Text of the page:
five ways to fall in love with a city
Chicago: A Love Letter In Five Parts
preface. the junk stood up into skyscrapers and asked:
Who am I? Am I a city?
1. Chicago grows up out of land flat as an act of God; it looms, gleaming up out of the rusting teeth of Gary’s steel mills, split level suburbs that give way to cornfields. An accident of hubris and will, crouching upon many waters.
2. In the summer, the city smells of skin and sweat and metal, stultifying heat where the wind can’t reach. The winter is bitter cold, the metal under your tongue. The sky is all other times, grey.
3. Prior to 1900, the fetid, polluted Chicago River flowed out into Lake Michigan, which supplied Chicago’s drinking water. Rather than stop dumping their waste into the river, the city chose to reverse the river entirely through a system of locks, and send their sewage across the Illinois floodplain to Saint Louis.
When Saint Louis threatened to take out an injunction on the project, the Sanitary District of Chicago did not stop work—but ordered the new canal lock be opened the day before the injunction went into effect.
This is the most Chicago story you will hear, except perhaps for how during Prohibition, Al Capone ran a speakeasy at the top of 35 East Wacker. It was one of the mayor’s favorite retreats.
Chicago has always taken a certain pride in being crooked (coarse and strong and cunning)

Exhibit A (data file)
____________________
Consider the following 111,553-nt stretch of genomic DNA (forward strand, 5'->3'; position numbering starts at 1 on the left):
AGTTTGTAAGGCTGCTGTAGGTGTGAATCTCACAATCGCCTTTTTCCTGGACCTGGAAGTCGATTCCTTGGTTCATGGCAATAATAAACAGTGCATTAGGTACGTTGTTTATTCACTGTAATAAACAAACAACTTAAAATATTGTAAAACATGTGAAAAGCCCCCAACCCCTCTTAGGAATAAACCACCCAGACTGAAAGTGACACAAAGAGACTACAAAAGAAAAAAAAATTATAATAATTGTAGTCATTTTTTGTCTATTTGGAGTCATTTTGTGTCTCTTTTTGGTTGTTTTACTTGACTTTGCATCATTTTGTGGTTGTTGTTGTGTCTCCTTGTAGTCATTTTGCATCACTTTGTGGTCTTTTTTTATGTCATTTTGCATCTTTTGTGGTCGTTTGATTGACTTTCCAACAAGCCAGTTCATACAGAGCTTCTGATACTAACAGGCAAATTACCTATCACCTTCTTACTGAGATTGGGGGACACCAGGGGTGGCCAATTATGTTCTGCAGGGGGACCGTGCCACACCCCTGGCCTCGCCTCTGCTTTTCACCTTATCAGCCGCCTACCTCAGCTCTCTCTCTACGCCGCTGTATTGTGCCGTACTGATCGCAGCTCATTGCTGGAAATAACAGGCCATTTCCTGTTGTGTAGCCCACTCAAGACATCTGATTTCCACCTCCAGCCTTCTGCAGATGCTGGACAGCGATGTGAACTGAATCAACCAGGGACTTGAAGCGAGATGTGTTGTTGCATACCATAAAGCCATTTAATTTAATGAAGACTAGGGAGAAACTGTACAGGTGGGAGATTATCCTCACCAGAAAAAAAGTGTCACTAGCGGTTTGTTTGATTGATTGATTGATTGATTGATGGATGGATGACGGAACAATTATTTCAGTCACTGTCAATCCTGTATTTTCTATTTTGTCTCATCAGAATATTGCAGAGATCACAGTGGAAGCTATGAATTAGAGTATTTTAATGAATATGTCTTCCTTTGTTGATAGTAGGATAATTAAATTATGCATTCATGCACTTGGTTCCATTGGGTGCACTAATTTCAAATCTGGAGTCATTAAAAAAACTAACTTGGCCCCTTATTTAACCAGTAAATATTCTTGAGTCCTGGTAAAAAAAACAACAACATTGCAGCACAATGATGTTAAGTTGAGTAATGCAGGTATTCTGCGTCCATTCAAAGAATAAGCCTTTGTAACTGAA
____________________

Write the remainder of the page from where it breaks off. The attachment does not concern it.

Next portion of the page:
interlude. The metaphors for Chicago are all unlovely—broken noses and heavy-shouldered laughter, cagework smiles and coalsmoke hair. In metaphor, Chicago is skin-stitched scars and wicked, shifting, junkheap given name. Iron born of fire and hands to the making.
4. Chicago is divided by rivers and then again by less visible battle lines—class and culture and color, scored deeply into its streets and the shifting geography of its neighborhoods. Chicago loves its own crooked, daring myth, but even a city feels shame.
5. There is a stillness you can find only in the heart of the loop at ten-thirty at night, when the passersby lower their voices as though suddenly stepping into a cathedral. The only sound is a dim humming of streetlamp daylight and the quiet whisk of taxis, occasional strains of saxophone drifting up from an underground El station.
The city is not sleeping, so much as you have caught it between heartbeats.
Come clean with me, come clean or dirty,
I am stone and steel of your sleeping numbers;
I remember all you forget.
I will die as many times
as you make me over again.
(the windy city, sandburg)
things girls do that I love:
- offer their friends sips of their coffee drinks without being asked
- scratch each others back
- say things like “smell this lotion I bought this weekend”
- compliment each other’s eyebrows
- that thing when they agree with you and their eyes get really wide and they nod their head solemnly
- throw out each others gum wrappers or chip bags when they get up